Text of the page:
Husband managed the parties' finances during the marriage. When wife was working, she testified, husband “did allow [her] to spend [her] own paycheck” for personal expenses. At some point, wife developed a spending problem. According to husband, wife's spending exceeded her income by thousands of dollars a month because she “would spend a lot of money on massages and a lot of money on pampering herself, facials, [and c]lothes * * *.”
Wife's father died in December 2003, leaving a substantial estate. He did not have a will, so the estate went into probate, and wife and her two siblings inherited it through intestate succession. The estate consisted of securities, cash, three apartment complexes, and the home that wife's father and stepmother had lived in. Wife's brother, Wall, served as the personal representative for the estate. The estate was not distributed until February 2008 because of uncertainty about how to distribute it. Ultimately, wife received title to one of the apartment complexes and some of the other assets .2 The total value of her inheritance was nearly $1.25 million.
While the probate was pending, Wall generally dealt with husband, rather than wife, regarding the estate because husband had a better grasp of the matter. Wife hired an attorney, West, to help with the distribution, and he generally dealt with husband as well. Over the course of many phone calls and e-mail exchanges with Wall and West, husband helped to negotiate an agreeable distribution. The apartment complexes had been appraised early in the proceeding, but once a general agreement had been reached on how the property would be distributed, both husband and wife's sister asked Wall for updated appraisals. The new appraisals saved the estate some $12,000 in taxes. Husband also persuaded Wall to reduce his fee for being the personal representative by $8,000.
As noted above, wife lost her job in 2006, while the probate was pending. Because the parties anticipated that wife would receive a substantial amount of money when her father's estate was distributed, husband agreed that wife did not need to seek a new job.
At some point, wife contacted West about forming a trust for the inheritance. West prepared a draft living trust for her, which she was to take to the parties' accountant. Wife instructed West not to tell husband about the trust until it was executed and ready to be funded, because she thought husband would object and that keeping it from him until then would minimize the arguments that might result. For reasons not disclosed in the record, wife ultimately did not pursue the trust.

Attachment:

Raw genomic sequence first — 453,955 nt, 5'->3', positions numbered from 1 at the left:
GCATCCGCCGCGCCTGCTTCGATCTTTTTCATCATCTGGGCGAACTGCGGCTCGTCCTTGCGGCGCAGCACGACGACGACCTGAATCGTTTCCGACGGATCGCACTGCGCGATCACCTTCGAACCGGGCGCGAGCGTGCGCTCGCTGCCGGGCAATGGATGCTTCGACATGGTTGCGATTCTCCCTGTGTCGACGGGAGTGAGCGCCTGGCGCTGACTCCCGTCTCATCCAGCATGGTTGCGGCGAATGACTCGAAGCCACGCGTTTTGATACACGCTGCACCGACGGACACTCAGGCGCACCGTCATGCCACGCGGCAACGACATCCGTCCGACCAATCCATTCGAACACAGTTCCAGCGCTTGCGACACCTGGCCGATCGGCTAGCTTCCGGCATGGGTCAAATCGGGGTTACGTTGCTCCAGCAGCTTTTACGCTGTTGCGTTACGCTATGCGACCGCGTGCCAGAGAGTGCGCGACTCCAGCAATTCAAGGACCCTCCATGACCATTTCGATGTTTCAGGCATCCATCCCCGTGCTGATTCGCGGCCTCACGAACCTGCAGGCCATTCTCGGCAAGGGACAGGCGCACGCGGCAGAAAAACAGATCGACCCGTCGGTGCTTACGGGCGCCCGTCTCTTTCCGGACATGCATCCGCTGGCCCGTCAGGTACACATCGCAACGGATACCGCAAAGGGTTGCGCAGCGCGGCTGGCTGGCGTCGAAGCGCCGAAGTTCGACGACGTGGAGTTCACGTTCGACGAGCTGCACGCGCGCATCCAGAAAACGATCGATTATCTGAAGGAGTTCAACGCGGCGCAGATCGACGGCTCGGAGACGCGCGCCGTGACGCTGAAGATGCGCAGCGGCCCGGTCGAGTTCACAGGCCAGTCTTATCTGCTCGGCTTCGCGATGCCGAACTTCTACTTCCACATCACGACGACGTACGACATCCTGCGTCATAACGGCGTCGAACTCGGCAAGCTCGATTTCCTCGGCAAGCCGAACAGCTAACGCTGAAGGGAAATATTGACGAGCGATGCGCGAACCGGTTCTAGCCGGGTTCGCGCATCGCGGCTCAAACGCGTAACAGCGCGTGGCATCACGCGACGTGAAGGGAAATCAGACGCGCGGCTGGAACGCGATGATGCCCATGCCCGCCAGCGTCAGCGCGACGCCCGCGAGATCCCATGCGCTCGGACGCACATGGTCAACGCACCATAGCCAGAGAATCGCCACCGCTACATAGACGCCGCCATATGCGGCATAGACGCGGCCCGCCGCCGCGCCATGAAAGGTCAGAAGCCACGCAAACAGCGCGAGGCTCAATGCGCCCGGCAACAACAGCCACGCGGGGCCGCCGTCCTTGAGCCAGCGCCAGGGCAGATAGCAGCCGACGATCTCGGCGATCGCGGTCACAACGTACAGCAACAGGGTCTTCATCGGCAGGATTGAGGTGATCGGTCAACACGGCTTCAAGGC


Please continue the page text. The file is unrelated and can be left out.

Shortly after the estate was distributed, the parties sold the apartment complex that wife had inherited. Wife's intention was to use the proceeds of the sale to buy a nicer apartment complex. Husband persuaded wife to wait for a year to make that purchase, by which time, he said, their stock holdings would have appreciated significantly in value, allowing them to buy a much nicer complex. Husband later learned that, to avoid paying capital-gains taxes on the sold property by making a “1031 exchange” for another commercial property, paperwork for the exchange had to be filed before the property was even listed for sale. Because the paperwork had not been filed, the parties incurred approximately $112,000 in capital-gains taxes on the sale of the inherited apartment complex.
As it turned out, the parties did not buy another apartment complex. Around the time that the inherited complex was sold, husband deposited $700,000 of the inheritance into his trading account and invested it in stocks. Over the course of the next two years, the stocks lost approximately $180,000 in value. During the same period, husband transferred $493,000 from the trading account into, at first, the parties' joint checking account and, beginning in March 2009, an account in husband's name only.
As noted above, husband's income began to decline sharply around the same time that wife received the inheritance, and both parties relied on the inheritance money to maintain, and even enhance, their lifestyle. Indeed, both spent inheritance money quite freely. Some of the money was used to pay off previous debts, but much of it was spent on entertainment, travel, elective surgeries and cosmetic procedures, furniture, clothing, a motorcycle, gifts for family members, and the like. As the trial court found, before wife received the inheritance, the parties' net income allowed them to spend an average of about $8,000 per month; during the two years between receiving the inheritance and the dissolution trial, their combined spending averaged more than $20,000 per month.